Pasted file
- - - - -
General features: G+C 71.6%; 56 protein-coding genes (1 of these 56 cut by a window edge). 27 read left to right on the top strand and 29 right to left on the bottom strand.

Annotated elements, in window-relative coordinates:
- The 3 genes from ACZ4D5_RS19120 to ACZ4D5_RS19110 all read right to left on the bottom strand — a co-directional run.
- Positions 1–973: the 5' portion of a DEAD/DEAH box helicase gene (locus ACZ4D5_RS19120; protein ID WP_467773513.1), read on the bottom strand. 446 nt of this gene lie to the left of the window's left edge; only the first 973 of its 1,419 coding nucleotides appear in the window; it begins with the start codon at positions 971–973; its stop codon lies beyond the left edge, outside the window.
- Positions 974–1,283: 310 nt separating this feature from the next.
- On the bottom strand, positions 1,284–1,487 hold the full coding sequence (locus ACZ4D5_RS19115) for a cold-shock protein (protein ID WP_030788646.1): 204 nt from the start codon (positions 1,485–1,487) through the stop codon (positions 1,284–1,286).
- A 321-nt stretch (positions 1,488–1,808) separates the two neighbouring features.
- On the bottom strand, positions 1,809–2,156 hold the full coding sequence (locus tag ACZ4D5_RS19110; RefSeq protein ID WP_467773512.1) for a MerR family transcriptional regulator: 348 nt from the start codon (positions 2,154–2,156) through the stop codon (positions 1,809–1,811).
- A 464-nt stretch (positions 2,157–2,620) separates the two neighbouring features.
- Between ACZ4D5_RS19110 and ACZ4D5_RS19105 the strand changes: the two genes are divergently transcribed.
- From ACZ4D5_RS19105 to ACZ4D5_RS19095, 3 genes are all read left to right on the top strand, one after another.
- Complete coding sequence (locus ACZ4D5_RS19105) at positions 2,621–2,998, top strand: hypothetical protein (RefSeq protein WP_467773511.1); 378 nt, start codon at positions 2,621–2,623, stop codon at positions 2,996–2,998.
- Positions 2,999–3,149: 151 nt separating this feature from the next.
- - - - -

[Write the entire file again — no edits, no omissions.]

General features: G+C 71.6%; 56 protein-coding genes (1 of these 56 cut by a window edge). 27 read left to right on the top strand and 29 right to left on the bottom strand.

Annotated elements, in window-relative coordinates:
- The 3 genes from ACZ4D5_RS19120 to ACZ4D5_RS19110 all read right to left on the bottom strand — a co-directional run.
- Positions 1–973: the 5' portion of a DEAD/DEAH box helicase gene (locus ACZ4D5_RS19120; protein ID WP_467773513.1), read on the bottom strand. 446 nt of this gene lie to the left of the window's left edge; only the first 973 of its 1,419 coding nucleotides appear in the window; it begins with the start codon at positions 971–973; its stop codon lies beyond the left edge, outside the window.
- Positions 974–1,283: 310 nt separating this feature from the next.
- On the bottom strand, positions 1,284–1,487 hold the full coding sequence (locus ACZ4D5_RS19115) for a cold-shock protein (protein ID WP_030788646.1): 204 nt from the start codon (positions 1,485–1,487) through the stop codon (positions 1,284–1,286).
- A 321-nt stretch (positions 1,488–1,808) separates the two neighbouring features.
- On the bottom strand, positions 1,809–2,156 hold the full coding sequence (locus tag ACZ4D5_RS19110; RefSeq protein ID WP_467773512.1) for a MerR family transcriptional regulator: 348 nt from the start codon (positions 2,154–2,156) through the stop codon (positions 1,809–1,811).
- A 464-nt stretch (positions 2,157–2,620) separates the two neighbouring features.
- Between ACZ4D5_RS19110 and ACZ4D5_RS19105 the strand changes: the two genes are divergently transcribed.
- From ACZ4D5_RS19105 to ACZ4D5_RS19095, 3 genes are all read left to right on the top strand, one after another.
- Complete coding sequence (locus ACZ4D5_RS19105) at positions 2,621–2,998, top strand: hypothetical protein (RefSeq protein WP_467773511.1); 378 nt, start codon at positions 2,621–2,623, stop codon at positions 2,996–2,998.
- Positions 2,999–3,149: 151 nt separating this feature from the next.